Kay, Joyce and Vamplew, Wray (2010) Beyond altruism: British football and charity, 1877–1914. Soccer & Society, 11 (3). pp. 181-197. ISSN 1466-0970
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Official URL: http://dx.doi.org/10.1080/14660971003619453
Football charity matches and tournaments played a significant part in the development of the sport in Britain, overlapping the era of friendly games and the advent of competitive leagues. The football community prided itself on its contributions to charity, raising more money than any other sport before 1914, and stakeholders within the game – associations, clubs, players and patrons – gained considerable kudos for this perceived altruism. However, this essay will demonstrate that amounts donated, though welcome, were relatively minor sources of revenue for both institutions and individuals, and that the charity match became less important to clubs in a professional, and increasingly commercial, era.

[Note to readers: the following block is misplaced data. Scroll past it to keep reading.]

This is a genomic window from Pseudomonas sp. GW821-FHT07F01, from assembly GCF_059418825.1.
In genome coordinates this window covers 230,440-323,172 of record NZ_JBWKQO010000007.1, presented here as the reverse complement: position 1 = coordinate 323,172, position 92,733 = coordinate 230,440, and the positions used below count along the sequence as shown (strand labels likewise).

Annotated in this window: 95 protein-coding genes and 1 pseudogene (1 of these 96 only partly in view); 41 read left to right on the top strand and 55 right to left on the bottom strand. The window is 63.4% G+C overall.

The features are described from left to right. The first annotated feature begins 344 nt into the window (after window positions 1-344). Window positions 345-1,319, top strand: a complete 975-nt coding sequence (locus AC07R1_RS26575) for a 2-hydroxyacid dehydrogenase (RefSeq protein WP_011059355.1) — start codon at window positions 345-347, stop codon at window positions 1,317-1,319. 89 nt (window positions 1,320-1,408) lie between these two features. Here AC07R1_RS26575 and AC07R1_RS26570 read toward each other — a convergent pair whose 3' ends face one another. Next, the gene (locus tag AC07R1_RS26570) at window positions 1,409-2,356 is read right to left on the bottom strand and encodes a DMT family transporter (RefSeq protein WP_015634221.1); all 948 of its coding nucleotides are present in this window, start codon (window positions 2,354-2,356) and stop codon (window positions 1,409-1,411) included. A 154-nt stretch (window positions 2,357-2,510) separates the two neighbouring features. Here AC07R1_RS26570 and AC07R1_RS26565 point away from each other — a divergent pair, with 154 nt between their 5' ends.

|Subjects:||Historical & philosophical studies > Social history|
|Schools:||College of Health and Wellbeing > School of Sport and Wellbeing|
|Deposited By:||Wray Vamplew|
|Deposited On:||29 Mar 2012 10:14|
|Last Modified:||09 Aug 2016 15:14|
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